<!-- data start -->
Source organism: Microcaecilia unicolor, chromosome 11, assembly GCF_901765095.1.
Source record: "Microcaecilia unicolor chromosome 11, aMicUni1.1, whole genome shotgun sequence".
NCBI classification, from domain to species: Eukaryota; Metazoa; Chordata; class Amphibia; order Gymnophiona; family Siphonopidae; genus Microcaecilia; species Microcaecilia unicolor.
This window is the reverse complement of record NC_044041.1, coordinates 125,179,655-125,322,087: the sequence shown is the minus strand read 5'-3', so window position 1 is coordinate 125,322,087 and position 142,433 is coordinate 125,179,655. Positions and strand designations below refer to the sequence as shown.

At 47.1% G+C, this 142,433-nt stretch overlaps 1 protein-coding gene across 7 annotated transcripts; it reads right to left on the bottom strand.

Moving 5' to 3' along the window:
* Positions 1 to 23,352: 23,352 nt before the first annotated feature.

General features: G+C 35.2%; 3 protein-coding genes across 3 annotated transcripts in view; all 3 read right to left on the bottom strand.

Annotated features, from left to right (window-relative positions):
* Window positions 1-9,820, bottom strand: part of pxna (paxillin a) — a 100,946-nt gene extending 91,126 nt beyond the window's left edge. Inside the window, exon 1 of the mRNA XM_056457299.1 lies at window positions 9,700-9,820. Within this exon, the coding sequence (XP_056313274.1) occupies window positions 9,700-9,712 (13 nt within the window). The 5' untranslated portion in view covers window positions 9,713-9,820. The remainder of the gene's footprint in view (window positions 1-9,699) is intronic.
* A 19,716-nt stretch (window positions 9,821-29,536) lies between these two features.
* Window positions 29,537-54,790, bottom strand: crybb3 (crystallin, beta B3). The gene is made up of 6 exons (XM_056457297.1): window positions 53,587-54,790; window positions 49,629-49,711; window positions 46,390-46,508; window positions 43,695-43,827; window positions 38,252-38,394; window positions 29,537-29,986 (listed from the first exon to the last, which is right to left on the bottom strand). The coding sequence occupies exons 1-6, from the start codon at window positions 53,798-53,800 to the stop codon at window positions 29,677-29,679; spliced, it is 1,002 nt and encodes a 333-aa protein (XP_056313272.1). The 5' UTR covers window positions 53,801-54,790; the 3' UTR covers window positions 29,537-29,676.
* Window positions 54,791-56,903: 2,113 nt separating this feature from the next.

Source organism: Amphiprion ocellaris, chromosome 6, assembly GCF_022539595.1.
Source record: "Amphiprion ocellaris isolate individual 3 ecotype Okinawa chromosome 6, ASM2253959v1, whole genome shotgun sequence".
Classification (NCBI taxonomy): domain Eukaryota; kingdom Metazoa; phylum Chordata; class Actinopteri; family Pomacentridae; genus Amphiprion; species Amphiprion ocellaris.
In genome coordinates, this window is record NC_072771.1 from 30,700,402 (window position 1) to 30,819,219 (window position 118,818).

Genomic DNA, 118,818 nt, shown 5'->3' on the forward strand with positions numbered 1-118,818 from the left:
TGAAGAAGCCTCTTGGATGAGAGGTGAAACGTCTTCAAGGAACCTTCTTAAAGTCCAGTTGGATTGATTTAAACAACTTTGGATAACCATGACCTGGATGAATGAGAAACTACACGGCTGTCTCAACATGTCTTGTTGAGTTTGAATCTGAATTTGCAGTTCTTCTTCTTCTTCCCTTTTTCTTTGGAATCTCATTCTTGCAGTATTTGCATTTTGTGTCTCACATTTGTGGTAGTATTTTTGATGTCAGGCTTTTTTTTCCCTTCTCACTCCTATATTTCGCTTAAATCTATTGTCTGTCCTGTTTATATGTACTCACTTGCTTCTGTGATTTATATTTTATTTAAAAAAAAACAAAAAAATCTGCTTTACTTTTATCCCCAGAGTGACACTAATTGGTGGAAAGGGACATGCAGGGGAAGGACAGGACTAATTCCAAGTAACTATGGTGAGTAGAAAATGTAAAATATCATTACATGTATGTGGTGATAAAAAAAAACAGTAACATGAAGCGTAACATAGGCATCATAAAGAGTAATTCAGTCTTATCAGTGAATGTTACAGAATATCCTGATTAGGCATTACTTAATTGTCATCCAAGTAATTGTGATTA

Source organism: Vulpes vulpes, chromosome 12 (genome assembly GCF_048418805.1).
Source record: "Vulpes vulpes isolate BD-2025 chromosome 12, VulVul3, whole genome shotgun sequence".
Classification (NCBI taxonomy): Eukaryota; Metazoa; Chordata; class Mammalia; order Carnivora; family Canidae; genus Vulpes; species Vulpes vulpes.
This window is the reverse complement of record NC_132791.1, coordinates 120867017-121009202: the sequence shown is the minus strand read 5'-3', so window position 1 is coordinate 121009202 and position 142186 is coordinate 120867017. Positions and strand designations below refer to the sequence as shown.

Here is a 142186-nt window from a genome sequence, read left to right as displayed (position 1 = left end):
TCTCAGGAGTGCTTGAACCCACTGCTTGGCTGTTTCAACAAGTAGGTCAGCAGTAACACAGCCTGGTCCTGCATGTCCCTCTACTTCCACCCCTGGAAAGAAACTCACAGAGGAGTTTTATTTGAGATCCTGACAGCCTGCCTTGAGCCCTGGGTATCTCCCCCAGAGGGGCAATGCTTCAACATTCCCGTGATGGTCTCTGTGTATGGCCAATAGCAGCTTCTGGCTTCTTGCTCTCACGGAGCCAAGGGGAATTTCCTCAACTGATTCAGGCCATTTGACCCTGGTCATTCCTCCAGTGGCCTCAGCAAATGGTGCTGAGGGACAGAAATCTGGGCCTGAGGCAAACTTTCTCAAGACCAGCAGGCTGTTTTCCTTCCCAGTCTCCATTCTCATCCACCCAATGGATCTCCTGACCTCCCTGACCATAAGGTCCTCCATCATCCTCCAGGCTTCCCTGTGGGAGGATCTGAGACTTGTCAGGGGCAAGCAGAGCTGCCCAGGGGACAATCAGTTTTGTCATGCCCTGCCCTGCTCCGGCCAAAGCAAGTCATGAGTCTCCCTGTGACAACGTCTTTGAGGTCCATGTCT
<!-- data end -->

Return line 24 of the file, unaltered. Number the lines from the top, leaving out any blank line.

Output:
Here is a 142186-nt window from a genome sequence, read left to right as displayed (position 1 = left end):